A model singer

Angela Hagenbach performs music from the movies in the Hot Jazz series.

A model singer (photo credit: Courtesy)
A model singer
(photo credit: Courtesy)
Angela Hagenbach is one of the most adventurous vocalists to appear in the long-running Hot Jazz series. The 50something Kansas-born singer will join forces with US-based Israeli pianist Tamir Hendelman and local drummer Shai Zelman and bassist Dor Samocha at concerts from April 27–May 4. The shows will focus on works written for cinema by the likes of Michel Legrand and Henry Mancini. Between them, the two composers wrote hundreds of film scores, with Mancini’s best-known work including the theme for the Pink Panther series, while Legrand’s oeuvre features the soundtrack for Yentl , which starred Barbra Streisand.
Hagenbach got a good start to her musical life. “My father was a saxophonist who played professionally, and my mother played piano and organ, and it was mandatory to play an instrument,” she recalls. “My first choice was the acoustic bass, but I didn’t have a mentor to guide me to that, maybe through the cello, but I loved the sound of the instrument. So I went for the trombone, maybe because it looked interesting and it had a nice tone.”
It was to be a long love affair. “I’d say I played the trombone from age seven to 21,” she says, adding that her instrumental experience has an impact on her vocal work.
“I think I hear things like a horn player. I put the trombone down many years ago, but I still hear music in that way.” There’s another metaphorical string to Hagenbach’s professional bow. “I also hear things in a percussive way. I play a few hand- held percussion instruments, and I have recently become very fond of vocal percussion. But that’s very new for me. I’m still exploring that, so I’m not sure if I’m good enough yet to try doing any of that in Israel. We’ll see.”
Parental influence notwithstanding, it took Hagenbach a while to get to her current career path. “I was the second-youngest of eight children, and rather than listening to my parents’ music – which would have been wonderful because it was jazz – I listened to my older siblings’ music. That’s a sort of interesting detour until I found my way back, so to speak, to jazz.”
Mind you, Hagenbach’s mother wasn’t a jazz purist. “She played music around the house, but she was interested in whatever was current,” Hagenbach recalls. “When she was elderly, she played Stevie Wonder’s “Superstition.” That was great.”
For Hagenbach, performing the music of Legrand and Mancini comes naturally. “I think I got that sort of big band thing because of the music my parents were into. But I’m also a fan of films and film scores and classical music, so I touch on all of that.”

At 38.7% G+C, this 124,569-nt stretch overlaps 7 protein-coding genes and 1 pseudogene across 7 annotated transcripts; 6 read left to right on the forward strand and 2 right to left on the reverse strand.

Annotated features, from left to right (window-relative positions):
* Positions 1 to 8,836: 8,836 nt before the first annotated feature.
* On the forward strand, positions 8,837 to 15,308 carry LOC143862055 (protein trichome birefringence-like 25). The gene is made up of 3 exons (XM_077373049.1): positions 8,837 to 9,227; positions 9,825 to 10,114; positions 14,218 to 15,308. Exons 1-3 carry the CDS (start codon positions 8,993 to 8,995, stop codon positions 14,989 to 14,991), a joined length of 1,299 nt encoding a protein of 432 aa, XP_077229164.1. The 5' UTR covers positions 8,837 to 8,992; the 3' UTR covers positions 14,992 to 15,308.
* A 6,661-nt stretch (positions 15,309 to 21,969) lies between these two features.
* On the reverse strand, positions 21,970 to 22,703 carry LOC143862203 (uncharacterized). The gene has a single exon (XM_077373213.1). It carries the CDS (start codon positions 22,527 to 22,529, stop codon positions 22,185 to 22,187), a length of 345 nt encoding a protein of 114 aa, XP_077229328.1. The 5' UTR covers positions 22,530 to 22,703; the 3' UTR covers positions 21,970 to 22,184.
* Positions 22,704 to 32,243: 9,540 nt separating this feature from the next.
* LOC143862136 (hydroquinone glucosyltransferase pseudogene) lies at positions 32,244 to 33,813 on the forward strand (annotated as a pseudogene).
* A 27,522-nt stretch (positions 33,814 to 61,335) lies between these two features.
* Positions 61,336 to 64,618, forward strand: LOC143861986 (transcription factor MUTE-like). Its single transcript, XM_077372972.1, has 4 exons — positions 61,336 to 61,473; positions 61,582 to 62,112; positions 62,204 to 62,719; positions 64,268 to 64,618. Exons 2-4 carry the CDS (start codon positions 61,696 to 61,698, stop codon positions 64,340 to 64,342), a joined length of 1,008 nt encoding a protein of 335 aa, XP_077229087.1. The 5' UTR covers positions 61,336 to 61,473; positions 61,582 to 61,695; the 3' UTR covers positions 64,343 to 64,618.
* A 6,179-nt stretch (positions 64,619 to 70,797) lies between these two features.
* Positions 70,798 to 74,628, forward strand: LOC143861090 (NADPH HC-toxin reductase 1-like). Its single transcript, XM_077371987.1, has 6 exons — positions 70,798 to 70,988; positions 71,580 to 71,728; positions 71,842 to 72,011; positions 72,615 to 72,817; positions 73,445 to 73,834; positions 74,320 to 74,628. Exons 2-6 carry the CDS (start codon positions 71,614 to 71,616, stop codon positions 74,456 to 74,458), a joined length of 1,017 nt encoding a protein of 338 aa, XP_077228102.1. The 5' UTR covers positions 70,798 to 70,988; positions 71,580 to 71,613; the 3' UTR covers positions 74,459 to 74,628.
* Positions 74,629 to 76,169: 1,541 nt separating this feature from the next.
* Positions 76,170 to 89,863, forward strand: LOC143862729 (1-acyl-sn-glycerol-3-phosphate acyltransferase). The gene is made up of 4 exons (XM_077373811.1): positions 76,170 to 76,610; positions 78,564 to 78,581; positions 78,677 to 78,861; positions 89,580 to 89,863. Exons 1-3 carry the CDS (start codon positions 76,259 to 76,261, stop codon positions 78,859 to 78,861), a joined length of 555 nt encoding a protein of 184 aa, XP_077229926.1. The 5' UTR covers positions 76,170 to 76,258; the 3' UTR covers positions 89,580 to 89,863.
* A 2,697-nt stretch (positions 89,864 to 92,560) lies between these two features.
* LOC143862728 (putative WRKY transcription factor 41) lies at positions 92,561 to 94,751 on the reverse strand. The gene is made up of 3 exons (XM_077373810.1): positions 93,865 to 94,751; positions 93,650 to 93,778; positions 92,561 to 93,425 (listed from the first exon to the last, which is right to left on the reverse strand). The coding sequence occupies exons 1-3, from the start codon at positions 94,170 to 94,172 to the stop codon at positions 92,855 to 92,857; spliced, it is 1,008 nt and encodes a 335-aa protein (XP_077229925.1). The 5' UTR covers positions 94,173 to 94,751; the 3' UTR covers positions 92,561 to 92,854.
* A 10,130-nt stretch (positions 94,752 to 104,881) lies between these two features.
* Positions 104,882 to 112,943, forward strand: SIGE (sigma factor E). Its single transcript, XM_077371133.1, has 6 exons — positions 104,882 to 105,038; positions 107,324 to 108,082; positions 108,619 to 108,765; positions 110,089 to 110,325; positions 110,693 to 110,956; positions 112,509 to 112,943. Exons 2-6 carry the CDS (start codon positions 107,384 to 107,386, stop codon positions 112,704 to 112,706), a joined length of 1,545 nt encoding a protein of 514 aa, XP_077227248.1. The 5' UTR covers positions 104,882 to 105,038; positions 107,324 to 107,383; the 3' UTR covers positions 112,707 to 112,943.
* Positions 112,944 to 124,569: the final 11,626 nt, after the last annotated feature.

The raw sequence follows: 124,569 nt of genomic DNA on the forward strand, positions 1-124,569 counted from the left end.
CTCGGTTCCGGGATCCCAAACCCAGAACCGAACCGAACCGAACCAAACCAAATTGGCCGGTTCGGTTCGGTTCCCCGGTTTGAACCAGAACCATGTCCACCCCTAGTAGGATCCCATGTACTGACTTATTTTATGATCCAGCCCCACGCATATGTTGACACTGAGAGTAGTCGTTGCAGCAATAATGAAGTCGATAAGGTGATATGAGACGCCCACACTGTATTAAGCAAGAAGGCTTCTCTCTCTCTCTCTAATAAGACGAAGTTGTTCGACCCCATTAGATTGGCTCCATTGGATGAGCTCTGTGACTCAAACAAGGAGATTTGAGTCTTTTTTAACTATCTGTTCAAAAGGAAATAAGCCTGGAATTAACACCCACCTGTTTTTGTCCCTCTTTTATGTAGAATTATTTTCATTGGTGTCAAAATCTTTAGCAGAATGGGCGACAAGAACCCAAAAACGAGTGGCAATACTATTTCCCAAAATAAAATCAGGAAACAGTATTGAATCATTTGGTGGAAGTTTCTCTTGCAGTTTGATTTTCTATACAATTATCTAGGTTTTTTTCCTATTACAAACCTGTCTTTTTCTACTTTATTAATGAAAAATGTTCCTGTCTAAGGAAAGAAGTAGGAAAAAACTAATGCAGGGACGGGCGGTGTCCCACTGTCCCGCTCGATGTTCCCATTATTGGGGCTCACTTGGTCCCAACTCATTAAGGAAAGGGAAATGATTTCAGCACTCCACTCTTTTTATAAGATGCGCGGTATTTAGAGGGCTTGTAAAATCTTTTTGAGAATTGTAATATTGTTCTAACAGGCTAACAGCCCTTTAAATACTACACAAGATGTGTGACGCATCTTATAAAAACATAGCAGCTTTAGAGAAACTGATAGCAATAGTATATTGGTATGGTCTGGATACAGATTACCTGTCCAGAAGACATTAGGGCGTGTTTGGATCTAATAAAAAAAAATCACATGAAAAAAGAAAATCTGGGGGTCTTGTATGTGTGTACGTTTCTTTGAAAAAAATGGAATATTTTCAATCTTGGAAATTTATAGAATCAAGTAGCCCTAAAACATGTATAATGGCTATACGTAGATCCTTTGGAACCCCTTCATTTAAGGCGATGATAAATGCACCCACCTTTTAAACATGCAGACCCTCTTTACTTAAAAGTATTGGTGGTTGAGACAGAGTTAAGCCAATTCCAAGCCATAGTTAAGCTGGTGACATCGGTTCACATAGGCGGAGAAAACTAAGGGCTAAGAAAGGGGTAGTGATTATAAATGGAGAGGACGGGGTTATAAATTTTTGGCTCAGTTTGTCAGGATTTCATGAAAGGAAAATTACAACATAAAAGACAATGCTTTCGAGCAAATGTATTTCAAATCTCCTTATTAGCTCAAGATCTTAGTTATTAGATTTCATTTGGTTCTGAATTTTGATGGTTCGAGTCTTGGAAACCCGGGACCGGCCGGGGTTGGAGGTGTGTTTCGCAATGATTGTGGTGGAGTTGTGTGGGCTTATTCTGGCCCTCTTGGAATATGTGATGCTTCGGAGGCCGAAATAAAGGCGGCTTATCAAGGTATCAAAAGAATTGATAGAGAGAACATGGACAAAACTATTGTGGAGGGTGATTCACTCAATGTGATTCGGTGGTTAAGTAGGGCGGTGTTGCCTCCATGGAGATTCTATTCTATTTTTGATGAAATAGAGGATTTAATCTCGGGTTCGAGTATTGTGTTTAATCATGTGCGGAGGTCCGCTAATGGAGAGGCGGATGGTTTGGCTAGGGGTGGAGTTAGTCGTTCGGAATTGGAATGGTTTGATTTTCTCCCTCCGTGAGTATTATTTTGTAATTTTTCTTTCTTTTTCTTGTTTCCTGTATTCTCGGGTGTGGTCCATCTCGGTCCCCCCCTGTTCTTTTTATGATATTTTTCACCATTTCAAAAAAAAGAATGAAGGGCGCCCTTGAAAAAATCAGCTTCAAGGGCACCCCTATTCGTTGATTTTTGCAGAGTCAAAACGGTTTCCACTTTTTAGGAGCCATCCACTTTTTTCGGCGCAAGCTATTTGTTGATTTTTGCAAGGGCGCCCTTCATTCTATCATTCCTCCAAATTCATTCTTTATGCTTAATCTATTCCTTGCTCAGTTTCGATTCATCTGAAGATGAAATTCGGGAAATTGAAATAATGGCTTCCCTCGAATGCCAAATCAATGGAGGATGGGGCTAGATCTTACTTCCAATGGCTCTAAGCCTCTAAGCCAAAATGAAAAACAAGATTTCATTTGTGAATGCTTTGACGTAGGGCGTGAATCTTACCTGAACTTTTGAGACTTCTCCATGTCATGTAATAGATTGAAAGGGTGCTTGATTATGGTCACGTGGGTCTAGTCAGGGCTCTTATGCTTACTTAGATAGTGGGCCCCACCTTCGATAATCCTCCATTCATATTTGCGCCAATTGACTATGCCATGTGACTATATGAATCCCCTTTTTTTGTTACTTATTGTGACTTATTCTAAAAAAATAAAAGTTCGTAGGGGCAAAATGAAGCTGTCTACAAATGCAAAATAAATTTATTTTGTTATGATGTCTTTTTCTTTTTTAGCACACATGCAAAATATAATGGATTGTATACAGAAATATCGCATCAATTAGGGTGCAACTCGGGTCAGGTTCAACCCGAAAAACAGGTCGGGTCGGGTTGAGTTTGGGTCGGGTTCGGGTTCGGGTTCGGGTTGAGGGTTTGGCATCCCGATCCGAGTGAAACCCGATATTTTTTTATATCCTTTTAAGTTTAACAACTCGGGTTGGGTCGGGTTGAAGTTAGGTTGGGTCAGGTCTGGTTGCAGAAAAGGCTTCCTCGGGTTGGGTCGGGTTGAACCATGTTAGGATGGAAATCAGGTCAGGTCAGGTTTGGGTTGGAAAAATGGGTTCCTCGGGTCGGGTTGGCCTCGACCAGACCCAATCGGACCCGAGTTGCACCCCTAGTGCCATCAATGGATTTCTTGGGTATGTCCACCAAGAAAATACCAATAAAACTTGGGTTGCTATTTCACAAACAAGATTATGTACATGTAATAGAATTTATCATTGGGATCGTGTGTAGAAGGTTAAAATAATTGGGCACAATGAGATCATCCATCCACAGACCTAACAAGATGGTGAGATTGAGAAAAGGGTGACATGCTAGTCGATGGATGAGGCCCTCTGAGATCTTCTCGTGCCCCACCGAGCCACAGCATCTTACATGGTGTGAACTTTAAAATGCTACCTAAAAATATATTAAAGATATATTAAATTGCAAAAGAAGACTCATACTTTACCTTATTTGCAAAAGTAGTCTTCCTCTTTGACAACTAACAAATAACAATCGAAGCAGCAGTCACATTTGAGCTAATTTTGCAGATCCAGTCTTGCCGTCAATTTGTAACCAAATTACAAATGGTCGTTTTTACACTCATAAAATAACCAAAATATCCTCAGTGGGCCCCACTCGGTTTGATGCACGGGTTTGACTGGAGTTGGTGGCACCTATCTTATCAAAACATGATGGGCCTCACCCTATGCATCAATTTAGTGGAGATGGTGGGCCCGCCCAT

During her career, Hagenbach has had the opportunity to work with some of the jazz greats from her parents’ generation. “I sang with [trumpeter] Clark Terry and [saxophonist] Jimmy Heath. That was a wonderful experience. You can’t go wrong when you learn from the greats,” she says.
Despite her musical upbringing, Hagenbach initially chose a very different line of work, which also got in the way of her musical exploits. “I was a fashion model, touring the world and having a great time. But I had to stop playing the trombone because it was leaving me with scars on my mouth.”
It was a combination of religion and natural processes that brought her back into the music fold. “I sang with a church choir because I love to harmonize. I love to sing Christmas carols. That lasted eight years. I became one of the leaders of the choir because of my musical background. I could hear if something was missing, and I knew what needed to be added,” she says.
The modeling work came to a temporary end when Hagenbach discovered she was going to become a mother. “I had to take a break from that. And I later found myself singing with the choir, modeling and starting developing my career as a jazz singer.” The latter eventually took over completely.
Even though it took Hagenbach a while to get into jazz, once the musical love bug bit, it hit home and stayed home. “My first influences were Sarah Vaughan and Louis Armstrong, and then I got into Kind of Blue by Miles Davis. And then I stumbled onto [Brazilian composer Antonio Carlos] Jobim, all within about six months. When I heard those three – Sarah, Miles and Jobim – I had a feeling of coming home. I can’t explain it,” she says.
The latter has had a telling influence on Hagenbach’s career, and she increasingly performs Latin jazz, specifically music from Brazil. “There was something innate in Brazilian music, maybe the rhythms, that grabbed me.”
The music grabbed Hagenbach before she knew much about Brazil or the culture. “I had never been there, and have been there several times since, and I didn’t know the language. Today, I understand a lot more Portuguese than I can speak, but I work through Brazilian songs with someone before I sing them, so I know the story and appreciate the meaning,” she explains.
Of course, each language has its own rhythms, textures and feel. “Portuguese is spoken mostly with the front of the mouth, and it’s so romantic,” says Hagenbach. “I like that. I am a Brazil nut,” she laughs.
So will we hear any Jobim songs on the upcoming tour?
“I don’t know about that yet. I’ll have to speak to Tamir about that,” she says.

Angela Hagenbach will perform on April 27 at 9 p.m. at the Municipal Conservatory in Rehovot. On April 29 at 9 p.m.at the Gerard Behar Centre in Jerusalem. On April 30 at Zappa Herzliya (doors open 8:15 p.m., show starts 10 p.m.). On May 1 at 10 p.m. at Einan Hall in Modi’in. On May 2 & 3 at 9 p.m. & 9:30 p.m., respectively, at the Tel Aviv Museum of Art. And on May 4 at 9 p.m. at Abba Hushi House in Haifa.